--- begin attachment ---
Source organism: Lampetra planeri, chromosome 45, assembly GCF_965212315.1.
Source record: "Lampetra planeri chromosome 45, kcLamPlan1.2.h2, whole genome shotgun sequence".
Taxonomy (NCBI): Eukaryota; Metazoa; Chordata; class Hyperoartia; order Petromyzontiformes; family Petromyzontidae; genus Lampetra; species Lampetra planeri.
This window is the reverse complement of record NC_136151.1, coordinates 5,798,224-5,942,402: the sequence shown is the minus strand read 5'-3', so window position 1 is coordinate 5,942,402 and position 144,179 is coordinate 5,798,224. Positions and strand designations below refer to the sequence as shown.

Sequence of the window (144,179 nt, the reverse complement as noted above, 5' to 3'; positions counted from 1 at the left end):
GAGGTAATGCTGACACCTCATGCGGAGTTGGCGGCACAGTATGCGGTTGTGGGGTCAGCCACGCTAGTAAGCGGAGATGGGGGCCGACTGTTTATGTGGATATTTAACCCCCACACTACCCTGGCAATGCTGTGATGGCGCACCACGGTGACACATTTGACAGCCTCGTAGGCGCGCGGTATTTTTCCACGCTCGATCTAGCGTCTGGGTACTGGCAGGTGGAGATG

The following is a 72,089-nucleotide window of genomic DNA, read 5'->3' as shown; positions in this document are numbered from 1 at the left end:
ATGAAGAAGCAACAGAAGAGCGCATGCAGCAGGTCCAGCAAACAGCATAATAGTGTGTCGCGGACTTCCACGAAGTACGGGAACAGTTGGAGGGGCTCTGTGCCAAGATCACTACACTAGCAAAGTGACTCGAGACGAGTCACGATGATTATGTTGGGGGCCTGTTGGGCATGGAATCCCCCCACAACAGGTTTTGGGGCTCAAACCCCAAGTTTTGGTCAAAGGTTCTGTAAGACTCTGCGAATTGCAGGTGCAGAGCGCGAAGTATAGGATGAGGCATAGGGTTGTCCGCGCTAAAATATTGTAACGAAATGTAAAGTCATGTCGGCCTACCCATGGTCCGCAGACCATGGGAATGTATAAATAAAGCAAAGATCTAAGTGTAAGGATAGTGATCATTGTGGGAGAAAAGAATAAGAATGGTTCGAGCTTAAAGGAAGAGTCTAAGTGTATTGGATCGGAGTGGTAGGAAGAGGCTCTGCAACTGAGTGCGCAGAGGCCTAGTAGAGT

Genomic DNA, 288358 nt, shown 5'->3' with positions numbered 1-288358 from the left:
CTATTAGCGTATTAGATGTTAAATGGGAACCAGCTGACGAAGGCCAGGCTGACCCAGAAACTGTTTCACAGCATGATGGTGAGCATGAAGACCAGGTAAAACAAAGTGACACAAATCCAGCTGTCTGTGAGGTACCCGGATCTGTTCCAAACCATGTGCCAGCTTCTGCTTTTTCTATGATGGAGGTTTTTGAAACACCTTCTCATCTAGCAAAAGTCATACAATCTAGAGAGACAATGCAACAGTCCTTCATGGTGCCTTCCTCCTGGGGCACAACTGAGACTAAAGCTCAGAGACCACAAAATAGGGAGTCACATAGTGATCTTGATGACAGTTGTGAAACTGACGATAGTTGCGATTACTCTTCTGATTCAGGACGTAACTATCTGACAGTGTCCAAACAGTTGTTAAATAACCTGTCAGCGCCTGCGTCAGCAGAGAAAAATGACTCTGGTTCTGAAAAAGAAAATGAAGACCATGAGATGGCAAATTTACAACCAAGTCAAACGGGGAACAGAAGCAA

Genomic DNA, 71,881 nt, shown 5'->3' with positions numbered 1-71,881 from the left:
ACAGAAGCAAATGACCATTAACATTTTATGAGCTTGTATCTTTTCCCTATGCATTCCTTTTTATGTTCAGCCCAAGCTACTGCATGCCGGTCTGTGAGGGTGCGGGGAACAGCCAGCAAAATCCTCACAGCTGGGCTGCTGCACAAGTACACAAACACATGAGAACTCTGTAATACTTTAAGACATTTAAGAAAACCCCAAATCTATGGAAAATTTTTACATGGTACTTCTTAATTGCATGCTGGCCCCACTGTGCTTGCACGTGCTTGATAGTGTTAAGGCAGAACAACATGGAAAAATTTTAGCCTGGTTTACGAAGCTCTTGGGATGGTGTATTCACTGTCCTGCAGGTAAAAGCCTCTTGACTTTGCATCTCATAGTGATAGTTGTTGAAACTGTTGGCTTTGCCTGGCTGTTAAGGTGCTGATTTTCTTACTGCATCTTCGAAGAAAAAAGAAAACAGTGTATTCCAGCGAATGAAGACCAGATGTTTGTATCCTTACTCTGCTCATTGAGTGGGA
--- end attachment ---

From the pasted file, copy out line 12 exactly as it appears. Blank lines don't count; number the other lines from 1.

ACAGAAGCAAATGACCATTAACATTTTATGAGCTTGTATCTTTTCCCTATGCATTCCTTTTTATGTTCAGCCCAAGCTACTGCATGCCGGTCTGTGAGGGTGCGGGGAACAGCCAGCAAAATCCTCACAGCTGGGCTGCTGCACAAGTACACAAACACATGAGAACTCTGTAATACTTTAAGACATTTAAGAAAACCCCAAATCTATGGAAAATTTTTACATGGTACTTCTTAATTGCATGCTGGCCCCACTGTGCTTGCACGTGCTTGATAGTGTTAAGGCAGAACAACATGGAAAAATTTTAGCCTGGTTTACGAAGCTCTTGGGATGGTGTATTCACTGTCCTGCAGGTAAAAGCCTCTTGACTTTGCATCTCATAGTGATAGTTGTTGAAACTGTTGGCTTTGCCTGGCTGTTAAGGTGCTGATTTTCTTACTGCATCTTCGAAGAAAAAAGAAAACAGTGTATTCCAGCGAATGAAGACCAGATGTTTGTATCCTTACTCTGCTCATTGAGTGGGA